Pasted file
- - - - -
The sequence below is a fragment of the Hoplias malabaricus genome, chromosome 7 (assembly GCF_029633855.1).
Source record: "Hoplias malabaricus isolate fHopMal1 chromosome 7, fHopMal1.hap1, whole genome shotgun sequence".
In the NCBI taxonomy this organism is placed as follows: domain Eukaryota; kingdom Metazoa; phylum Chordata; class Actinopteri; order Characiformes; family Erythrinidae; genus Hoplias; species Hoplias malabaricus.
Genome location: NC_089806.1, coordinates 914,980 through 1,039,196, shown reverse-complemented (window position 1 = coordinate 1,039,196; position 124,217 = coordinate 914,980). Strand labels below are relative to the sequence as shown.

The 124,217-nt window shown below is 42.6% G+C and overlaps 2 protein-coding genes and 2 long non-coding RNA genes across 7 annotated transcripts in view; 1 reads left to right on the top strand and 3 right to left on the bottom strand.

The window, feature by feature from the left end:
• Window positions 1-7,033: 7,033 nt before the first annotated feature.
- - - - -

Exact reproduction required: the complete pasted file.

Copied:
The sequence below is a fragment of the Hoplias malabaricus genome, chromosome 7 (assembly GCF_029633855.1).
Source record: "Hoplias malabaricus isolate fHopMal1 chromosome 7, fHopMal1.hap1, whole genome shotgun sequence".
In the NCBI taxonomy this organism is placed as follows: domain Eukaryota; kingdom Metazoa; phylum Chordata; class Actinopteri; order Characiformes; family Erythrinidae; genus Hoplias; species Hoplias malabaricus.
Genome location: NC_089806.1, coordinates 914,980 through 1,039,196, shown reverse-complemented (window position 1 = coordinate 1,039,196; position 124,217 = coordinate 914,980). Strand labels below are relative to the sequence as shown.

The 124,217-nt window shown below is 42.6% G+C and overlaps 2 protein-coding genes and 2 long non-coding RNA genes across 7 annotated transcripts in view; 1 reads left to right on the top strand and 3 right to left on the bottom strand.

The window, feature by feature from the left end:
• Window positions 1-7,033: 7,033 nt before the first annotated feature.